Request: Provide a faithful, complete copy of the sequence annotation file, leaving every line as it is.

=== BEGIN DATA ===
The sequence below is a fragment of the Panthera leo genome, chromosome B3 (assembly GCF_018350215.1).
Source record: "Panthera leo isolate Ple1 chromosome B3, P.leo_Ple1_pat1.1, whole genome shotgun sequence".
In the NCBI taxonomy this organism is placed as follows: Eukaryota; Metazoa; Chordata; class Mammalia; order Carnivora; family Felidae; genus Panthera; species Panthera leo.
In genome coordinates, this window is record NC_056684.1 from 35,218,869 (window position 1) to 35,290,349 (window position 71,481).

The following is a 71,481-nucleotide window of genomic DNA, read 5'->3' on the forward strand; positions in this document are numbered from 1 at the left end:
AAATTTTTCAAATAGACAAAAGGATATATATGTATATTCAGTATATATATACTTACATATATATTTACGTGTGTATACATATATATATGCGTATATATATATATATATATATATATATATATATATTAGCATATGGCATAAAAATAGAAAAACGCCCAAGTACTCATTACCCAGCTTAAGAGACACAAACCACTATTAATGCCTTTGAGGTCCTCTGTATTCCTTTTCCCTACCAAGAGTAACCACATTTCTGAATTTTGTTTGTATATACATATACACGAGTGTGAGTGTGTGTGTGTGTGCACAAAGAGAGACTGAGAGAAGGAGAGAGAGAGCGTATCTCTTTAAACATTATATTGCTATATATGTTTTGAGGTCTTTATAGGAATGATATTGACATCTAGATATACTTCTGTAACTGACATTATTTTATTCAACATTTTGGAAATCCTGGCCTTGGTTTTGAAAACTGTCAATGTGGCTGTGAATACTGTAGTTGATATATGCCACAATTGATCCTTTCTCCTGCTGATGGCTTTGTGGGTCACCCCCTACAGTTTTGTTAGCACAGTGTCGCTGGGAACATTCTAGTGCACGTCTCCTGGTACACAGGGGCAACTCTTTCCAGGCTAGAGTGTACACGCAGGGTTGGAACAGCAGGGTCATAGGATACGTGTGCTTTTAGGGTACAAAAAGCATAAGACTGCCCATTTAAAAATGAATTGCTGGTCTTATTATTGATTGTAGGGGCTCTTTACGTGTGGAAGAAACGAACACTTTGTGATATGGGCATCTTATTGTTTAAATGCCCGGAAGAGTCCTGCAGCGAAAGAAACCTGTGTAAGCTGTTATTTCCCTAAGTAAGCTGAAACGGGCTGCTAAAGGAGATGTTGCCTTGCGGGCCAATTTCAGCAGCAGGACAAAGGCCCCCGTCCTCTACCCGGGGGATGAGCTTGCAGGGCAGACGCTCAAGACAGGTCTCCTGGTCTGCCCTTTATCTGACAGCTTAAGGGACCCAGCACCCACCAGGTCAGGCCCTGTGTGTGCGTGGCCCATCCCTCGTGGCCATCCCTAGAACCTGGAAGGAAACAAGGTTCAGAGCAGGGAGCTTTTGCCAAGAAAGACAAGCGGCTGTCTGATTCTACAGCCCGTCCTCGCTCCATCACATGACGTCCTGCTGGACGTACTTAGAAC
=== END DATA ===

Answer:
The sequence below is a fragment of the Panthera leo genome, chromosome B3 (assembly GCF_018350215.1).
Source record: "Panthera leo isolate Ple1 chromosome B3, P.leo_Ple1_pat1.1, whole genome shotgun sequence".
In the NCBI taxonomy this organism is placed as follows: Eukaryota; Metazoa; Chordata; class Mammalia; order Carnivora; family Felidae; genus Panthera; species Panthera leo.
In genome coordinates, this window is record NC_056684.1 from 35,218,869 (window position 1) to 35,290,349 (window position 71,481).

The following is a 71,481-nucleotide window of genomic DNA, read 5'->3' on the forward strand; positions in this document are numbered from 1 at the left end:
AAATTTTTCAAATAGACAAAAGGATATATATGTATATTCAGTATATATATACTTACATATATATTTACGTGTGTATACATATATATATGCGTATATATATATATATATATATATATATATATATATTAGCATATGGCATAAAAATAGAAAAACGCCCAAGTACTCATTACCCAGCTTAAGAGACACAAACCACTATTAATGCCTTTGAGGTCCTCTGTATTCCTTTTCCCTACCAAGAGTAACCACATTTCTGAATTTTGTTTGTATATACATATACACGAGTGTGAGTGTGTGTGTGTGTGCACAAAGAGAGACTGAGAGAAGGAGAGAGAGAGCGTATCTCTTTAAACATTATATTGCTATATATGTTTTGAGGTCTTTATAGGAATGATATTGACATCTAGATATACTTCTGTAACTGACATTATTTTATTCAACATTTTGGAAATCCTGGCCTTGGTTTTGAAAACTGTCAATGTGGCTGTGAATACTGTAGTTGATATATGCCACAATTGATCCTTTCTCCTGCTGATGGCTTTGTGGGTCACCCCCTACAGTTTTGTTAGCACAGTGTCGCTGGGAACATTCTAGTGCACGTCTCCTGGTACACAGGGGCAACTCTTTCCAGGCTAGAGTGTACACGCAGGGTTGGAACAGCAGGGTCATAGGATACGTGTGCTTTTAGGGTACAAAAAGCATAAGACTGCCCATTTAAAAATGAATTGCTGGTCTTATTATTGATTGTAGGGGCTCTTTACGTGTGGAAGAAACGAACACTTTGTGATATGGGCATCTTATTGTTTAAATGCCCGGAAGAGTCCTGCAGCGAAAGAAACCTGTGTAAGCTGTTATTTCCCTAAGTAAGCTGAAACGGGCTGCTAAAGGAGATGTTGCCTTGCGGGCCAATTTCAGCAGCAGGACAAAGGCCCCCGTCCTCTACCCGGGGGATGAGCTTGCAGGGCAGACGCTCAAGACAGGTCTCCTGGTCTGCCCTTTATCTGACAGCTTAAGGGACCCAGCACCCACCAGGTCAGGCCCTGTGTGTGCGTGGCCCATCCCTCGTGGCCATCCCTAGAACCTGGAAGGAAACAAGGTTCAGAGCAGGGAGCTTTTGCCAAGAAAGACAAGCGGCTGTCTGATTCTACAGCCCGTCCTCGCTCCATCACATGACGTCCTGCTGGACGTACTTAGAAC